The tourism industry is assuming control of our national parks. Phil Ingamells looks at two cases where things are going awry.
14 March 2018
The Mount Buffalo land grab
For over a year now, a proposal for a series of massive tourism developments in Mount Buffalo National Park has been pushed as a serious option.
But neither Parks Victoria, the environment department (DELWP), or the Environment Minister appear to have any say in this process, even though they alone have clear responsibility for the park under Victorian law.
The proposal, put forward by a consortium called the Mount Buffalo Destination Advisory Group, wants six hectares of the national park handed over to private investors, bypassing national park leasing restrictions.
That would allow a new 47 room ‘Spa Retreat Hotel’ and associated day spa to be constructed behind the old chalet, adjacent old sheds revamped as a bar and café, a second bar and function centre, a wedding chapel, a reception room, an ice/roller skating rink and some ‘boutique shops’ added for good measure.
Then there is an outdoor café with diners precariously perched over the Buffalo Gorge on a glass-bottomed walkway, a reconstruction of the always problematic Cresta Lodge in the plateau’s south and a number of other outrageous schemes.
The proposal would essentially establish an alpine resort complex on Mount Buffalo, smaller than but similar to the Falls Creek and Hotham villages tucked into the vast Alpine National Park.
But Mount Buffalo is a very small national park and, as one of Victoria’s oldest and most loved (it was proclaimed in 1898), undoubtedly worthy of vigilant protection.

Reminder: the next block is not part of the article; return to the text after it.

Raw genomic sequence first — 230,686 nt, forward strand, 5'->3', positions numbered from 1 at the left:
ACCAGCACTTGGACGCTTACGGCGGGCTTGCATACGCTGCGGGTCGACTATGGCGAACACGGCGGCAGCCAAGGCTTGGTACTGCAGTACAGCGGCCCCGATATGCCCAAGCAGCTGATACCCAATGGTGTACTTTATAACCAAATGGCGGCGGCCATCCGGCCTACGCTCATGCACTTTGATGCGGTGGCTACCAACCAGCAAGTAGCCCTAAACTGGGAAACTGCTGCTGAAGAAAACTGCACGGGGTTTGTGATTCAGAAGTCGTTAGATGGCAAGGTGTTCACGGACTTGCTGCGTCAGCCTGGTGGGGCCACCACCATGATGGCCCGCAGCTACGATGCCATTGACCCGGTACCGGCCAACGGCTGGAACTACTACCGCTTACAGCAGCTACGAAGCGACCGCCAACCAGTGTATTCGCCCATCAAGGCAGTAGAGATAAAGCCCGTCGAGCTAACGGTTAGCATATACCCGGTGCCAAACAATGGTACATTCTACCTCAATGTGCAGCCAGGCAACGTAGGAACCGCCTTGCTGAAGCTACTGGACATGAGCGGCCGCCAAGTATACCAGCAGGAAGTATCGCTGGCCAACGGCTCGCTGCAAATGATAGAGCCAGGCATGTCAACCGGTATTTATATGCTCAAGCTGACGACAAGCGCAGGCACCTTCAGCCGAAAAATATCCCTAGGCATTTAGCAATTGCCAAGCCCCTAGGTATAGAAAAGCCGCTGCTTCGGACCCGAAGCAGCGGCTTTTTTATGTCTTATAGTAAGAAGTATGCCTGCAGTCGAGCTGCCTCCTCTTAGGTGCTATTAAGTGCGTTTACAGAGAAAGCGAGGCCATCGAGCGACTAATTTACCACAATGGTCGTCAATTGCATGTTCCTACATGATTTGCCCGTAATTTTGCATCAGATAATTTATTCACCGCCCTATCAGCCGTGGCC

How did this come about?
Faced with seemingly endless millions of dollars to restore the dysfunctional Mount Buffalo Chalet, Parks Victoria put a realistically costed proposal to Heritage Victoria. It involved restoring the oldest part of the Chalet – the picturesque front – and demolishing the unsightly and no-longer necessary jumble of extensions at the back of the chalet. Heritage Victoria approved the proposal in 2014.
Unfortunately, the plan met with some local objections and triggered a social media campaign aimed at saving ‘Australia’s largest timber building’, even though that was an erroneous claim.
Had Parks Victoria and the Minister weathered that misinformed opposition and gone ahead with their pragmatic restoration, we would now have a restored and fully functioning chalet.
We could have been busy promoting Mount Buffalo, Victoria’s ‘Island in the Sky’, as one of the finest places for short walks in the land. And we could be concentrating on caring for the park’s remarkable sub-alpine ecosystems, which face a tricky future under a warming climate.
So what’s the state of play?
The Mount Buffalo Destination Advisory Group’s 40-page manifesto for handing the park over to private developers is still under consideration, and Victoria’s Tourism Minister has now handed $200,000 to the Alpine Shire Council to “evaluate the proposal”. But neither the Tourism Minister, nor the Alpine Shire, actually have any legal responsibility for, or planning authority over, Mount Buffalo National Park.